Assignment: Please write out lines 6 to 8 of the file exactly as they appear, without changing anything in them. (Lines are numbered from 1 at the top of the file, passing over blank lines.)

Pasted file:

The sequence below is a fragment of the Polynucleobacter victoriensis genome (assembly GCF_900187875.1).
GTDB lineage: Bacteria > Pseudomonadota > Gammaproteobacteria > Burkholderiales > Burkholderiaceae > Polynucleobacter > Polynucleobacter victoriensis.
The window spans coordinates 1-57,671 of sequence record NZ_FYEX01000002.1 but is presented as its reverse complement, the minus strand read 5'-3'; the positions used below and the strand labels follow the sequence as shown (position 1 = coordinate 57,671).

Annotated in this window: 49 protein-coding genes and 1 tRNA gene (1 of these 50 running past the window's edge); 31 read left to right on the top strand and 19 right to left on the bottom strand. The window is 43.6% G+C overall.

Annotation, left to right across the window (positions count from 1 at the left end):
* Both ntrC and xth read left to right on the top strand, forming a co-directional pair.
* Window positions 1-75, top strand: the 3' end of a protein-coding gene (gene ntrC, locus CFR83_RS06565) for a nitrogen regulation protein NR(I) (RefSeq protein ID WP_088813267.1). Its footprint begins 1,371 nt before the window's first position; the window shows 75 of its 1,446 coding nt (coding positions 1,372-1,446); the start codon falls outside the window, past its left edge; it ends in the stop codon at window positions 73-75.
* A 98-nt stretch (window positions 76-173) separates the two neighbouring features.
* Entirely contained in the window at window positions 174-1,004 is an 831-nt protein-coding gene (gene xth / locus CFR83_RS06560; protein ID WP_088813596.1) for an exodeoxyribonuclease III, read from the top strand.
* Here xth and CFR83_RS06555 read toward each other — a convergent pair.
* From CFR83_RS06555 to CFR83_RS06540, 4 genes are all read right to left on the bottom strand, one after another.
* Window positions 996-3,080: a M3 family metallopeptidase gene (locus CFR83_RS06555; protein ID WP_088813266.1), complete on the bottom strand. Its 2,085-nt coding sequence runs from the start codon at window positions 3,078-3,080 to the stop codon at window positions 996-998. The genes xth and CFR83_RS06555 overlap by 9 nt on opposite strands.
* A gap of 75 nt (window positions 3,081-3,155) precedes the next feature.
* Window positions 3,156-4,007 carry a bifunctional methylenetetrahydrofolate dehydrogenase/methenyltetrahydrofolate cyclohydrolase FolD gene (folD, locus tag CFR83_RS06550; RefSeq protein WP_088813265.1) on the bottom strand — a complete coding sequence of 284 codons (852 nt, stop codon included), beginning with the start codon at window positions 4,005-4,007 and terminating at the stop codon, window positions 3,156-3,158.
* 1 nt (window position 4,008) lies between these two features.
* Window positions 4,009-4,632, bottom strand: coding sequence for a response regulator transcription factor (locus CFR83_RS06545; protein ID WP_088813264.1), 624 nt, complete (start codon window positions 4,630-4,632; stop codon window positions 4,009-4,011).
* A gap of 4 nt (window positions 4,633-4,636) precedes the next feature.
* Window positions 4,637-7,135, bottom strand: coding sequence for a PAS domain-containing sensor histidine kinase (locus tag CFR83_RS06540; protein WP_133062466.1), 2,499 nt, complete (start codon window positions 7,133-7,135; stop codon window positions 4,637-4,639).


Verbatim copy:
* Both ntrC and xth read left to right on the top strand, forming a co-directional pair.
* Window positions 1-75, top strand: the 3' end of a protein-coding gene (gene ntrC, locus CFR83_RS06565) for a nitrogen regulation protein NR(I) (RefSeq protein ID WP_088813267.1). Its footprint begins 1,371 nt before the window's first position; the window shows 75 of its 1,446 coding nt (coding positions 1,372-1,446); the start codon falls outside the window, past its left edge; it ends in the stop codon at window positions 73-75.
* A 98-nt stretch (window positions 76-173) separates the two neighbouring features.